As a basis for data analysis in the present project, the distribution of reported energy and nutrient intake was evaluated among all 30- and 40-year-old women in NSDD with a diet recording fulfilling FFQ quality criteria and with a screening date within the same period as recruitment of the pregnant women in this study (n = 26 394). The distribution was found to be acceptably normal for all diet variables, except alcohol. Thus, for descriptions, means with 95% confidence interval (CI) are presented for dietary variables, except alcohol intake where median with max-min values are presented. Intake of total fats, carbohydrates, proteins, and alcohol are presented as the proportion energy they provide in per cent of the total reported energy intake (E%). To compensate for the systematic underreporting by the shortened FFQ, reported intakes were extrapolated to an energy level corresponding to the 25% reduction of the original FFQ.
Differences between groups were tested with Student's t-test for normally distributed variables after appropriate adjustments. Mann-Whitney U test was used to test the difference in alcohol intake. In addition to testing for differences in estimated amounts eaten per day, differences in residuals from regressions of the respective nutrient on energy intake was assessed for vitamins and minerals as described by Willet . All residuals were normally distributed. The use of residuals was done to circumvent potential errors from underreporting or over-reporting. In the present population, underreporting has been found common due to the instrument, high BMI, low education, and smoking . Accordingly, for ten-year age groups, means of nutrient intakes were calculated by standardizing for BMI groups, education level, and smoking. When comparing all pregnant and referent women, age group was also included as a covariate.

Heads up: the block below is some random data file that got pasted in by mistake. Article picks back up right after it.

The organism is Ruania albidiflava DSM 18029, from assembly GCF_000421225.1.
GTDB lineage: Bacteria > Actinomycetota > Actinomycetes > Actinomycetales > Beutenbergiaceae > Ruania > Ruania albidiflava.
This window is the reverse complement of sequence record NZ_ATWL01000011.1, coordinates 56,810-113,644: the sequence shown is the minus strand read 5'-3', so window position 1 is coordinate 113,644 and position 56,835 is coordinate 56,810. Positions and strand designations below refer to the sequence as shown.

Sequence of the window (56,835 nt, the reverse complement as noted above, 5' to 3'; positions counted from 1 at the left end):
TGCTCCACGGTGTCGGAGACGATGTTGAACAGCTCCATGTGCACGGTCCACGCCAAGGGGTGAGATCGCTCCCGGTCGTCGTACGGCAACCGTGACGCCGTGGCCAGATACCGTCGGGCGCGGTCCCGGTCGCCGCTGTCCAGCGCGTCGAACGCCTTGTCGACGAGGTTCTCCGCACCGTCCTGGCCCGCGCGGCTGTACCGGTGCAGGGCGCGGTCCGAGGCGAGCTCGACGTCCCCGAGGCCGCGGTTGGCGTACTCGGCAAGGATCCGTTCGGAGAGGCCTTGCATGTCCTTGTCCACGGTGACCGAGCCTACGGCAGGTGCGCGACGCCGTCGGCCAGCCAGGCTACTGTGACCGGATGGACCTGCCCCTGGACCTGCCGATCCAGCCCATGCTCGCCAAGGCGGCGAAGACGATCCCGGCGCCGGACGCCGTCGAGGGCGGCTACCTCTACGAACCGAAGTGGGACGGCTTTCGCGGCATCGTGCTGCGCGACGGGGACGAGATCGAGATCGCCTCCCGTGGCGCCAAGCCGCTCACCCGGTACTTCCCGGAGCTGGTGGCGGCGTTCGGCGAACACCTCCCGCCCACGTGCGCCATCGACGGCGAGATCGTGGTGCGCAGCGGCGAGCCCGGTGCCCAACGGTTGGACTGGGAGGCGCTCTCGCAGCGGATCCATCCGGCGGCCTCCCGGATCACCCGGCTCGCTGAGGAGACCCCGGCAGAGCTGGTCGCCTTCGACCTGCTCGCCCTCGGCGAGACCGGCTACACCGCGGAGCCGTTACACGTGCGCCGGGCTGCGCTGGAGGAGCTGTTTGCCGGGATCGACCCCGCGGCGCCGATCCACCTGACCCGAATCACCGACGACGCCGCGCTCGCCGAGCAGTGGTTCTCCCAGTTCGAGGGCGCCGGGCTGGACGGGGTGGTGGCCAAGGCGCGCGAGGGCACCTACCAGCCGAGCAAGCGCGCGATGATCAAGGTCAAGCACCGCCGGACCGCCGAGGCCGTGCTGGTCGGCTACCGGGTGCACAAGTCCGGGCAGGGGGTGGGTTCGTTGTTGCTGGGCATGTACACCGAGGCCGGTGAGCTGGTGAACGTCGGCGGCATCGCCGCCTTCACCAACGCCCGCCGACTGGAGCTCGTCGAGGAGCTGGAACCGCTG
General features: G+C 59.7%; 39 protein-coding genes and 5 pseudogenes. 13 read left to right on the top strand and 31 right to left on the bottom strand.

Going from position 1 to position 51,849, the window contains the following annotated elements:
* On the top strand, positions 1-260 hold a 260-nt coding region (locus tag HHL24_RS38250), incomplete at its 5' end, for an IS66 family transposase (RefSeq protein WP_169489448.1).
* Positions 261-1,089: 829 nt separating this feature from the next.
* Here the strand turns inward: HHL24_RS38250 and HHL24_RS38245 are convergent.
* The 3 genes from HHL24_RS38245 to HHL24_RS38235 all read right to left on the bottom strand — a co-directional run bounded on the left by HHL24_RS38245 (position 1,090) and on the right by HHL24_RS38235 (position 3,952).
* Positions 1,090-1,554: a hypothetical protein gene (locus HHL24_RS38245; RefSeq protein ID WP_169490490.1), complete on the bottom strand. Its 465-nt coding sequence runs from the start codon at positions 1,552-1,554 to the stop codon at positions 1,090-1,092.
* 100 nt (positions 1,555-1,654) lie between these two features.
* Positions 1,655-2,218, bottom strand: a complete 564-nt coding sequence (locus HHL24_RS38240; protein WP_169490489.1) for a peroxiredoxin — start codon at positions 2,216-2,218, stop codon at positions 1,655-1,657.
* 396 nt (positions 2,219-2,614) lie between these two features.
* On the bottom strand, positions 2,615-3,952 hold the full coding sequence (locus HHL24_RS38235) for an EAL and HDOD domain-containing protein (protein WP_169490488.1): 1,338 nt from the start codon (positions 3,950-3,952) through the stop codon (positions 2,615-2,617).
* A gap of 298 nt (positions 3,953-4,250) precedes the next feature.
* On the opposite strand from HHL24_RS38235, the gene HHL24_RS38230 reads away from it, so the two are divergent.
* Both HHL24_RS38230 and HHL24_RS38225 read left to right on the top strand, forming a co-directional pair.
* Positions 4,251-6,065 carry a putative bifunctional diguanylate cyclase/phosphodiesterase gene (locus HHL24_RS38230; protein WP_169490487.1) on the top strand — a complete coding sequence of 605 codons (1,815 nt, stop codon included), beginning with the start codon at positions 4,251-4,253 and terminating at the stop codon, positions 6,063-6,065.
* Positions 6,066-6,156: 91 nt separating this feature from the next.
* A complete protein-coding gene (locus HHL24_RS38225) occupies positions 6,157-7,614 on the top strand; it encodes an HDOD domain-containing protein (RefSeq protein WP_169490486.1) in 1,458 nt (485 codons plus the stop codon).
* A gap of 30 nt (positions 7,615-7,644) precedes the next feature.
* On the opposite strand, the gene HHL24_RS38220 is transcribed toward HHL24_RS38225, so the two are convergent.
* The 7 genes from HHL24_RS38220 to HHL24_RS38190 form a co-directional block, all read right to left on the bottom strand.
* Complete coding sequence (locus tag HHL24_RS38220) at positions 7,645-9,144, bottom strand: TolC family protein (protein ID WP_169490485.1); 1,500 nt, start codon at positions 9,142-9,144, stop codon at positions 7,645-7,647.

Participants were classified as normal weight (BMI <25), overweight (BMI ≥25 - <30), or obese (BMI ≥30). No pregnant or referent women had a BMI <18. Use of tobacco (smoking or Swedish snus (snuff)) and alcohol was dichotomized into present-use or no-use. Education was dichotomized into having a university education or not. Physical activity was dichotomized as having a low physical activity at work, leisure-time, both or neither. Differences in the distributions of these variables and proportions of obese, overweight, and normal-weight subjects among pregnant versus referent women were tested with a Chi-square test, unless the number in a cell was five or lower, in which case Fisher's exact test was used.